For a while now I have been meaning to talk about the transportation here. It is an issue that really affects my life, but I kept telling myself that I wanted some major event to occur so that I could relate my story about how crazy transportation is. But the other day, as I bounced along though the motocross course that is the road to my neighbor’s house, I realized that I have been in Togo so long that I have stopped noticing the fact that basically every time I travel it is an absurd event.
Unlike some other West African countries, like Ghana, in Togo the main form of transportation is the motorcycle or “moto.” There are a handful of cars, but unless you are traveling on very major routes you will most likely be taking a zimijan (moto-taxi). For this reason we Togo PCVs are some of the few with moto privileges. Out of our neighboring West African Peace Corps countries, Benin is the only other one where volunteers are allowed to hop on the back of a zimijan. Helmet required of course!
In New York, unless you hail it, a taxi won’t stop for you and even then sometimes they seem to fly right by, but here is doesn’t matter even if you don’t want one, the zimijan will hail you. From across the street you’ll hear it “Tssst! Tsst!” maybe a hand gesture and an “on y va?” (Let’s go?) They may be zipping down the road in the opposite direction but they’ll slam on their brakes and turn around just to hiss at you in the hope you might actually want to hop on. Walk down the street and you’ll have twenty zimijans hiss at you, no matter how determinedly you walk or if they just saw you turn down another moto, it is always “on y va?” It helps having them make themselves known from the private motos, but when you are walking down the street talking to a friend and every moto that passes you hisses, shouts, and gestures to see if you want a ride it can get pretty ridiculous. I need a light up taxi sign for myself, except the light will go on when I want a taxi rather than when I want passengers. Sadly I don’t have the wiring necessary, all I can do is sigh and shake my head, “No, no I don’t want a ride, I have feet, I am walking.”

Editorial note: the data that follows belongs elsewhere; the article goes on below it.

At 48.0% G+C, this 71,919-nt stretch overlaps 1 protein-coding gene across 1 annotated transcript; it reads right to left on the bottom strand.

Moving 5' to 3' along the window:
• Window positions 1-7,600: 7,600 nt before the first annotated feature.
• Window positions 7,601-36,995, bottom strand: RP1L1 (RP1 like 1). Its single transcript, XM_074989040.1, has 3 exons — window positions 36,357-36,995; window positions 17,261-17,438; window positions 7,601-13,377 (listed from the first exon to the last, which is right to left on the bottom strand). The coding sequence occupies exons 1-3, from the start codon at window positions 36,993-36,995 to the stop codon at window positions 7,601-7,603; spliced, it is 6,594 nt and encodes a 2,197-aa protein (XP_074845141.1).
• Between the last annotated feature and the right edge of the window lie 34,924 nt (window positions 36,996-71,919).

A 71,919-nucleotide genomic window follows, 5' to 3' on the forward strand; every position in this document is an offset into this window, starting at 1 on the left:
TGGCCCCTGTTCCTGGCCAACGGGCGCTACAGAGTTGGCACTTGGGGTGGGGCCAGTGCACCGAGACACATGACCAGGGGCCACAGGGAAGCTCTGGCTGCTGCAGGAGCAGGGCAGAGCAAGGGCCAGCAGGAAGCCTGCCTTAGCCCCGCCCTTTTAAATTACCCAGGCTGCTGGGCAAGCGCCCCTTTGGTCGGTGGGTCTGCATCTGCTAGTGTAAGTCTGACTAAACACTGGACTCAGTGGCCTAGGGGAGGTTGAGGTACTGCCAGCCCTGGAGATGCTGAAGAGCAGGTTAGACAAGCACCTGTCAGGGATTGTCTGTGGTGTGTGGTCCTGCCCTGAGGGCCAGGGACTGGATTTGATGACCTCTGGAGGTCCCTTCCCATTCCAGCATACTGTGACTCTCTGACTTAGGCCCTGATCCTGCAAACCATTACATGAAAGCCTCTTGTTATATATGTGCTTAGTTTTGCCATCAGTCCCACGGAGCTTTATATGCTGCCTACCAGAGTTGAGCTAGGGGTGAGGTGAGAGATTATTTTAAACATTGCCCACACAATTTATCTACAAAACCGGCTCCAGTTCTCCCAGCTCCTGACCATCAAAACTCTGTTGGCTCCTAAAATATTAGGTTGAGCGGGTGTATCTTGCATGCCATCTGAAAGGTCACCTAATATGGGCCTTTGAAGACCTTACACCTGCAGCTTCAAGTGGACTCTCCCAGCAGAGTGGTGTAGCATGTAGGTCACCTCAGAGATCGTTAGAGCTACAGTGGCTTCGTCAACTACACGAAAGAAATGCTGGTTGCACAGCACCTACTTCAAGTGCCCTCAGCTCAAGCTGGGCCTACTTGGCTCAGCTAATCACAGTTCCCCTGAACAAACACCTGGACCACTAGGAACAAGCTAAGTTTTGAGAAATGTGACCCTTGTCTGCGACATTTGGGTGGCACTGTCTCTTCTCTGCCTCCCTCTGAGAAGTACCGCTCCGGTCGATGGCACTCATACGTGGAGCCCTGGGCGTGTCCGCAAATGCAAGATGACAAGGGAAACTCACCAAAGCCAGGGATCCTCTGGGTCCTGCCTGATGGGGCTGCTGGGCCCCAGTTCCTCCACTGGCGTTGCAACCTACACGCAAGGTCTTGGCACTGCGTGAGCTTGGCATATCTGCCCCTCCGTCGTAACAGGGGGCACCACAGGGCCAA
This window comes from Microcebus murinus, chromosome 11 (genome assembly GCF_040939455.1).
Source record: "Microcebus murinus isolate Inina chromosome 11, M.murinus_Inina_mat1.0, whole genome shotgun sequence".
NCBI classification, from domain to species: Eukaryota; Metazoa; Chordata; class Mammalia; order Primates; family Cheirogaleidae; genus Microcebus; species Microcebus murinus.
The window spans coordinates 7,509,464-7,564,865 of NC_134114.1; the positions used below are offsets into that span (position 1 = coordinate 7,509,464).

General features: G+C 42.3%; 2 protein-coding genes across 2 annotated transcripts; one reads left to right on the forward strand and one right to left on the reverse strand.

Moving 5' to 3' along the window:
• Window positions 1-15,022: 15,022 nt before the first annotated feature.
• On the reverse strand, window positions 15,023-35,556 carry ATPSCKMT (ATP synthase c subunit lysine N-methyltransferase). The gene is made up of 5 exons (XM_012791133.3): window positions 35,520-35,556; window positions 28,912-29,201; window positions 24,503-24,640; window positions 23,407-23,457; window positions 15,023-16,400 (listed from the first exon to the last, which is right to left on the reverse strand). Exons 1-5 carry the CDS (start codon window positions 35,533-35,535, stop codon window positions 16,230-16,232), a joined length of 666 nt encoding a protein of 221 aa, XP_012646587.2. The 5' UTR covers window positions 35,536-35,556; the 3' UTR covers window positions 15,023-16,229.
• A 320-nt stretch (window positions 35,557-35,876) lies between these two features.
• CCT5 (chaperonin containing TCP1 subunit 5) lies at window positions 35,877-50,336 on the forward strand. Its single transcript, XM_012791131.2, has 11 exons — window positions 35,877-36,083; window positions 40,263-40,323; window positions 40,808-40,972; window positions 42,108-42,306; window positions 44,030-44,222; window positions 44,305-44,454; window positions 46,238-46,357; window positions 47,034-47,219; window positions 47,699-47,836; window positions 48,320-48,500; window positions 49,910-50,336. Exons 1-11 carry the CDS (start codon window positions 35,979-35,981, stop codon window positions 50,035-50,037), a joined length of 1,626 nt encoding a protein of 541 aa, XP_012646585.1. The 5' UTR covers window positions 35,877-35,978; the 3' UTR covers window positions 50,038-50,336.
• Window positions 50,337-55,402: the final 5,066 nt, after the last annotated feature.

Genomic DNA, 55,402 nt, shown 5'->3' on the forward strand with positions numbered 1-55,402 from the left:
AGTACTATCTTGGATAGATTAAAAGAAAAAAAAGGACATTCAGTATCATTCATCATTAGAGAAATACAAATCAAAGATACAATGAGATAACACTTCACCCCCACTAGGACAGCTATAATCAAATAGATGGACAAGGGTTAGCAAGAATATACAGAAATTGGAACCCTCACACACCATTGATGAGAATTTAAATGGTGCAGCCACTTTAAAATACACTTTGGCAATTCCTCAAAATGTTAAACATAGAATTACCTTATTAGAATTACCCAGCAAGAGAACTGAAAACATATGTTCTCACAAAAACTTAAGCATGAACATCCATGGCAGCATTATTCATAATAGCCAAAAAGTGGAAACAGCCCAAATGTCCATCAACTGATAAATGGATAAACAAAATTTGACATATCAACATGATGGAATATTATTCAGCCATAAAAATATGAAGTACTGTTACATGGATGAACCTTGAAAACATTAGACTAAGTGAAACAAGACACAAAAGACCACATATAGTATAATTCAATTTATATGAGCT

The driving skill of the drivers can vary a lot too. If I’m planning a trip I have one driver who I trust and I call him ahead of time, but not every trip is planned in advance. On one trip to Aneho, where normally we weave around the potholes, my driver decided to drive straight through each and every one. He graciously shouted “doucement!” (be careful!) after each bump, but his message of caution had no impact whatsoever on his driving style, next pot hole “doucement!”
With the road conditions as they are it can sometimes be difficult to not hit a bump or two every now and then, and even with one passenger the roads can be perilous, but just one passenger isn’t how things work here. While technically it is illegal, you often see whole families piled onto a moto--that is saying sometimes upwards of three adults and children. Live animals, construction equipment, and containers piled high—everything you think might not even fit into the trunk of your car is carried on the back of a moto. It hardly has to be said that navigating our roads with overly full motos is dangerous, and thousands of people die every year from motor vehicles accidents.
In many villages there isn’t a single car available, the moto is the only mode of transport, so really all there is to ask is, “Tsst! On y va?”